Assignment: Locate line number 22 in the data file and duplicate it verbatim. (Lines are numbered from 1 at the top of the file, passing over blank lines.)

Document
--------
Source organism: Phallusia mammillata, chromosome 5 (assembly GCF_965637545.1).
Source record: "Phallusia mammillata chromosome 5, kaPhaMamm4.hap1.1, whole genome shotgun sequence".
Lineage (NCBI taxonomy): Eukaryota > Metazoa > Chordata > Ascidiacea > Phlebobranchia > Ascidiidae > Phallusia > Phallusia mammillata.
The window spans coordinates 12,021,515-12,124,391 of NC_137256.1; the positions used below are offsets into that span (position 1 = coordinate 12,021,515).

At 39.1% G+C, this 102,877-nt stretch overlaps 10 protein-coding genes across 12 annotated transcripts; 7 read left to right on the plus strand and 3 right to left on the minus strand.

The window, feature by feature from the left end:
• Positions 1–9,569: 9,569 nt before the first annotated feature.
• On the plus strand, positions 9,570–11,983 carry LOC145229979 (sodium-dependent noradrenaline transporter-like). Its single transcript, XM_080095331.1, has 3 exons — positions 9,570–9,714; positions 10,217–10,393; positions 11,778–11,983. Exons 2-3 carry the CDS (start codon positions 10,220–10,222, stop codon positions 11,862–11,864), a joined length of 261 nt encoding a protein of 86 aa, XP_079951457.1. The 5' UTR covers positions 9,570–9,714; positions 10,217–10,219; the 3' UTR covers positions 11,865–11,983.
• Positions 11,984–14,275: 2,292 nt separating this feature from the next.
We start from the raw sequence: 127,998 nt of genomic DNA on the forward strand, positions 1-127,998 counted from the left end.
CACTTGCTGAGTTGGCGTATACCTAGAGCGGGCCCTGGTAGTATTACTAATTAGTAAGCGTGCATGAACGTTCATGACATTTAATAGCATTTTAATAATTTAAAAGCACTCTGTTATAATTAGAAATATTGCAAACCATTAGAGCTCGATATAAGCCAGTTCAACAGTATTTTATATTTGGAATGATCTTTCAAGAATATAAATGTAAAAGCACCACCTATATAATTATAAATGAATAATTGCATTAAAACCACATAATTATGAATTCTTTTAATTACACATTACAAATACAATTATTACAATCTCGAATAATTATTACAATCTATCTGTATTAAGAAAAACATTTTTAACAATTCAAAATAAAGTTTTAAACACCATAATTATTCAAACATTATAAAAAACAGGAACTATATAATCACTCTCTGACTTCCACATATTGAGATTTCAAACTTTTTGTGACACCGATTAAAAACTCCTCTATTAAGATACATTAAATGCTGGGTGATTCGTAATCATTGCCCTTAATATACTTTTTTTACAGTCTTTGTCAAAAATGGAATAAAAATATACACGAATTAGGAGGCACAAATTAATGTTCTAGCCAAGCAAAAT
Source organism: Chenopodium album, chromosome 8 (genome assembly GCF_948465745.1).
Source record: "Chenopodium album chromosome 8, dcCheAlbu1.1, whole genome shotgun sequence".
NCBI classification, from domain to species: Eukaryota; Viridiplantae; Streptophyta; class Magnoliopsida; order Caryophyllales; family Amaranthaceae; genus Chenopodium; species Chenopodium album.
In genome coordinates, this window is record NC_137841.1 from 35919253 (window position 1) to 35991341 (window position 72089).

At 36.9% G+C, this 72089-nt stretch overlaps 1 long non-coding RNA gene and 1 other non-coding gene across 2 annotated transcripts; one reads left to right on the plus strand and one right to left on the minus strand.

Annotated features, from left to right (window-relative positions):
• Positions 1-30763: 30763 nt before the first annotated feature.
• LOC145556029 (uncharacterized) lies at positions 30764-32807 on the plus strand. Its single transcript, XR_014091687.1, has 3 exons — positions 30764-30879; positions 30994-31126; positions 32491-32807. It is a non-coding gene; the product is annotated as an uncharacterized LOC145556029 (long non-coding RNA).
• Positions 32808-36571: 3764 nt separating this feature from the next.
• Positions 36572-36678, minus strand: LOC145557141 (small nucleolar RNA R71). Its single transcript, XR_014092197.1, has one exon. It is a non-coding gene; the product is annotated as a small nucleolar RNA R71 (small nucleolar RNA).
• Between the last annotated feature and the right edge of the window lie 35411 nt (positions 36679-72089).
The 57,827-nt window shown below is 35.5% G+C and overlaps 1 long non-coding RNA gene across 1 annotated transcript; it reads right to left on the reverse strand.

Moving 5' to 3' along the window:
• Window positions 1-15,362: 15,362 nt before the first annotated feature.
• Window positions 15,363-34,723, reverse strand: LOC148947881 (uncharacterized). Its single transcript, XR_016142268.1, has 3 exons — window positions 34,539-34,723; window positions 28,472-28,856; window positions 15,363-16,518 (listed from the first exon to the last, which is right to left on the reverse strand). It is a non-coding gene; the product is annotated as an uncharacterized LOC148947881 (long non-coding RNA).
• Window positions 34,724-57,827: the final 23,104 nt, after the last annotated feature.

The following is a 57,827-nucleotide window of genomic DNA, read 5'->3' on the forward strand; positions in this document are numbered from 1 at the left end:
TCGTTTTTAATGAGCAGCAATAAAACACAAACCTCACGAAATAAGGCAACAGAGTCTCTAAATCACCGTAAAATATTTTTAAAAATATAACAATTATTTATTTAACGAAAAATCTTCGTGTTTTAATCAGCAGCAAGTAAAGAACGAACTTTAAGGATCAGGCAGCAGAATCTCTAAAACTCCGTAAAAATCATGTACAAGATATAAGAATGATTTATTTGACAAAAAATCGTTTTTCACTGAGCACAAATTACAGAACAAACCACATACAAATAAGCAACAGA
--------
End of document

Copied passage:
• Between the last annotated feature and the right edge of the window lie 35411 nt (positions 36679-72089).